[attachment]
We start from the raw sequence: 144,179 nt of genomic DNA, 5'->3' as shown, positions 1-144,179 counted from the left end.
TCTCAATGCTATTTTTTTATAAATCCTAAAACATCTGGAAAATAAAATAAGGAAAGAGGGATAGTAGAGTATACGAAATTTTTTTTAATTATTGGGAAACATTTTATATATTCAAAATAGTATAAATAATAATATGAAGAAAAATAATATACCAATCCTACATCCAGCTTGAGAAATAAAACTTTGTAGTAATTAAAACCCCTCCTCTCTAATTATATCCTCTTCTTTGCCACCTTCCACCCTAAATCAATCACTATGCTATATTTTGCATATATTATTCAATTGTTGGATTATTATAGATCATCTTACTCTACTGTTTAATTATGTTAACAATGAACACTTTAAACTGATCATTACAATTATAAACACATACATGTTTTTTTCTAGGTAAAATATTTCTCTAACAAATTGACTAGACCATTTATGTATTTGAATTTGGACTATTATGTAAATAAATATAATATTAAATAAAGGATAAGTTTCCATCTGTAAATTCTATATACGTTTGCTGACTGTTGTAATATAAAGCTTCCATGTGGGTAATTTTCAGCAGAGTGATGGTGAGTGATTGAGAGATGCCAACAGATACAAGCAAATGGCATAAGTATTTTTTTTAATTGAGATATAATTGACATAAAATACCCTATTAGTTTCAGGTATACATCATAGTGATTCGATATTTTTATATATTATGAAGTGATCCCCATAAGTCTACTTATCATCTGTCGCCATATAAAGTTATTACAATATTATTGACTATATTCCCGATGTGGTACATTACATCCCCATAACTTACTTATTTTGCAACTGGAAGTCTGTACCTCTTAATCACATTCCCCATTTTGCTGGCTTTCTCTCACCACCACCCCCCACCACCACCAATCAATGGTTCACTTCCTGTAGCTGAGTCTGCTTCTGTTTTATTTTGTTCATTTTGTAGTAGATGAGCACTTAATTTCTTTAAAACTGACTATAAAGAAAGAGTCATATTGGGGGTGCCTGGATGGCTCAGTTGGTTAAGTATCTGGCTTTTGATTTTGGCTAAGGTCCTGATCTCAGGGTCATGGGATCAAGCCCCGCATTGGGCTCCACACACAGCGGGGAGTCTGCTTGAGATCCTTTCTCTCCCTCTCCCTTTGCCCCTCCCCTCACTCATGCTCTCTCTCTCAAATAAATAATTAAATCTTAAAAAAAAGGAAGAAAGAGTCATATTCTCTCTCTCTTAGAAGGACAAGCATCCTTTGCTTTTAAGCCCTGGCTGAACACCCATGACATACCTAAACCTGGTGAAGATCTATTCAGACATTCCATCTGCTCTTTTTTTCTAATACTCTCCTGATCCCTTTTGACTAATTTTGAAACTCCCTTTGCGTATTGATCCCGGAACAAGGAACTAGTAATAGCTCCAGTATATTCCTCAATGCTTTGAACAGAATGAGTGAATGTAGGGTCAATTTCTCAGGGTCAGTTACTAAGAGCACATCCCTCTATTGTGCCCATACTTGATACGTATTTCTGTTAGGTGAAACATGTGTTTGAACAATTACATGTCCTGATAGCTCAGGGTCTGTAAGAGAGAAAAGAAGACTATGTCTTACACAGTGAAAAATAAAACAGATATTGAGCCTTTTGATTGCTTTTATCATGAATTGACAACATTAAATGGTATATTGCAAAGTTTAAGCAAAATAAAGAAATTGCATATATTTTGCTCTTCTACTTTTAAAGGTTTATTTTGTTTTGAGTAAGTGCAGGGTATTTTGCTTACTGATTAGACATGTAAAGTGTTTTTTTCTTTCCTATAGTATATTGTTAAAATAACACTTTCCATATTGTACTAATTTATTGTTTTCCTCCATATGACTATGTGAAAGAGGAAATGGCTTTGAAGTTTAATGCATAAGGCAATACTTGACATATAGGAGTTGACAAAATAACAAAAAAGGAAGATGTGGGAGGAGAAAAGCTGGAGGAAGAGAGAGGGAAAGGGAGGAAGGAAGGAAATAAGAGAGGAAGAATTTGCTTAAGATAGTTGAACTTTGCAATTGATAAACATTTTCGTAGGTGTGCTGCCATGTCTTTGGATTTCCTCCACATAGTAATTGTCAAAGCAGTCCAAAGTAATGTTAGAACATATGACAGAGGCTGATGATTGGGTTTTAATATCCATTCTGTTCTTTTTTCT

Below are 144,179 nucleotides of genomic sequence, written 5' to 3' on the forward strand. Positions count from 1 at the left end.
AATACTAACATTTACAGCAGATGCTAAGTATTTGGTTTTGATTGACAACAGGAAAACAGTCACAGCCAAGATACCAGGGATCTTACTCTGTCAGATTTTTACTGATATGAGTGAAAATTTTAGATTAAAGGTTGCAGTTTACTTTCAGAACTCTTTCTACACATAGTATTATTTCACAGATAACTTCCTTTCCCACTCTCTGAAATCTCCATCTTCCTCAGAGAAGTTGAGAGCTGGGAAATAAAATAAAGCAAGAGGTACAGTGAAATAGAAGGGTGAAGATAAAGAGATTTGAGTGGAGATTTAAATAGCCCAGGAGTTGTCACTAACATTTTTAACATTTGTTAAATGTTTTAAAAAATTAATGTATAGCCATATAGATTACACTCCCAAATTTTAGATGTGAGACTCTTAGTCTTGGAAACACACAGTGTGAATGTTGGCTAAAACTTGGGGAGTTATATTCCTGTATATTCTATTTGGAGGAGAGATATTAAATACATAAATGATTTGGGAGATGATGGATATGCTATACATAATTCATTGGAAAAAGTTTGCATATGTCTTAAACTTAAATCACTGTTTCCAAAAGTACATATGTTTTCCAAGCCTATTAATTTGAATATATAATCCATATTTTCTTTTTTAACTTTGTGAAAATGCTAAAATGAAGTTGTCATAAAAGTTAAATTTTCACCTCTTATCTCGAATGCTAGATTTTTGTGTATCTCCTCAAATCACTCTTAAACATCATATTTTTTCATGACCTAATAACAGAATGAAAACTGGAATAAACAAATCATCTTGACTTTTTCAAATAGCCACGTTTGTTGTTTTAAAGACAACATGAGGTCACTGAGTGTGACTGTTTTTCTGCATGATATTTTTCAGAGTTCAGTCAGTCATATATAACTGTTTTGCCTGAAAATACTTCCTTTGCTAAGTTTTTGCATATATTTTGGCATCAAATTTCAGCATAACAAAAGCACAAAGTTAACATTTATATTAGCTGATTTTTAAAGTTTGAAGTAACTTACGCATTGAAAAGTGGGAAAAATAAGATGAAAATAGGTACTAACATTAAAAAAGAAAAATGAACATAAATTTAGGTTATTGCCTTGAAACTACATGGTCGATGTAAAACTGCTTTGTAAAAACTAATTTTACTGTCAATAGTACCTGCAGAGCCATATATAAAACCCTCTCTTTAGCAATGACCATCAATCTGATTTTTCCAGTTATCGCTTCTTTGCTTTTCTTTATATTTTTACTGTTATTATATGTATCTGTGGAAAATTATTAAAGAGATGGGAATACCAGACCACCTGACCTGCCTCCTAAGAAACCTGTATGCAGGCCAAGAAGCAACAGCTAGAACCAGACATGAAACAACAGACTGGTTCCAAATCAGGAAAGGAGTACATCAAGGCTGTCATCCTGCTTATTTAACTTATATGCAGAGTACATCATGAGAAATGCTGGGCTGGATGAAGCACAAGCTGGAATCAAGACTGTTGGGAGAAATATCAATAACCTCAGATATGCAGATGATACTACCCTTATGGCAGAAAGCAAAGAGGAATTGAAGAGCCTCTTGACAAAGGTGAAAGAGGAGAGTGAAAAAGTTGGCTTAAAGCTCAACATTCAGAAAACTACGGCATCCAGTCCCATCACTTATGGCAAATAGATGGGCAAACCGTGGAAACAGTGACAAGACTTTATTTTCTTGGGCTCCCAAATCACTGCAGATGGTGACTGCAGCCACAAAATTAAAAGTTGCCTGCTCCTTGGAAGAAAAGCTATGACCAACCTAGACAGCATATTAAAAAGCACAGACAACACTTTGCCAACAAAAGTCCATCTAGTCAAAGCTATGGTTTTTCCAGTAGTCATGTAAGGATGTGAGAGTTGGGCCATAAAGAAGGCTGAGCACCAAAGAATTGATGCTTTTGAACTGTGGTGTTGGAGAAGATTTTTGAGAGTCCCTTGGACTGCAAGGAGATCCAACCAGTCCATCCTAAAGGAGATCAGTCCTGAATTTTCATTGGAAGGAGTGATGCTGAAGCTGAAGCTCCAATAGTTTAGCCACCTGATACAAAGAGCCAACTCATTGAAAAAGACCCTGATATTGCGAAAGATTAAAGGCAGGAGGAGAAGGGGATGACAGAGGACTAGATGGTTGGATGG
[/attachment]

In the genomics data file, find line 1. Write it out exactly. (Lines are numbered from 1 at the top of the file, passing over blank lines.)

We start from the raw sequence: 144,179 nt of genomic DNA, 5'->3' as shown, positions 1-144,179 counted from the left end.